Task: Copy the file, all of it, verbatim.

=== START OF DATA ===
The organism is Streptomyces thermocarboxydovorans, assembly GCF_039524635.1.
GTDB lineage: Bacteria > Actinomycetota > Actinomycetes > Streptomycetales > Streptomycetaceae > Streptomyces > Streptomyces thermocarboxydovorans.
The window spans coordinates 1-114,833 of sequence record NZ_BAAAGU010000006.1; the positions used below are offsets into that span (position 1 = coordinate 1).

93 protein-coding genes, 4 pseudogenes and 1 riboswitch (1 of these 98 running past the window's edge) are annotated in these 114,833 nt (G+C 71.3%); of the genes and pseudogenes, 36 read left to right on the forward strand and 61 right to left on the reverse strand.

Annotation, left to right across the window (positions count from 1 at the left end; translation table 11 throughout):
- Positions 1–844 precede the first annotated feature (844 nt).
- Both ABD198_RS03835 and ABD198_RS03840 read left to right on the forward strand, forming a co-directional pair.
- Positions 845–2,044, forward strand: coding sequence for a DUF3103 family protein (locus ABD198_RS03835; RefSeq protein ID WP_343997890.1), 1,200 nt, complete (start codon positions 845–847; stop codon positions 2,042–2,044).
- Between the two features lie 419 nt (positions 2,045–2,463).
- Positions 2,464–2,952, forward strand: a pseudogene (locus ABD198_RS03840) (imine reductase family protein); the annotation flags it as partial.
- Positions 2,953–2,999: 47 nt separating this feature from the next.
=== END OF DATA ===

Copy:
The organism is Streptomyces thermocarboxydovorans, assembly GCF_039524635.1.
GTDB lineage: Bacteria > Actinomycetota > Actinomycetes > Streptomycetales > Streptomycetaceae > Streptomyces > Streptomyces thermocarboxydovorans.
The window spans coordinates 1-114,833 of sequence record NZ_BAAAGU010000006.1; the positions used below are offsets into that span (position 1 = coordinate 1).

93 protein-coding genes, 4 pseudogenes and 1 riboswitch (1 of these 98 running past the window's edge) are annotated in these 114,833 nt (G+C 71.3%); of the genes and pseudogenes, 36 read left to right on the forward strand and 61 right to left on the reverse strand.

Annotation, left to right across the window (positions count from 1 at the left end; translation table 11 throughout):
- Positions 1–844 precede the first annotated feature (844 nt).
- Both ABD198_RS03835 and ABD198_RS03840 read left to right on the forward strand, forming a co-directional pair.
- Positions 845–2,044, forward strand: coding sequence for a DUF3103 family protein (locus ABD198_RS03835; RefSeq protein ID WP_343997890.1), 1,200 nt, complete (start codon positions 845–847; stop codon positions 2,042–2,044).
- Between the two features lie 419 nt (positions 2,045–2,463).
- Positions 2,464–2,952, forward strand: a pseudogene (locus ABD198_RS03840) (imine reductase family protein); the annotation flags it as partial.
- Positions 2,953–2,999: 47 nt separating this feature from the next.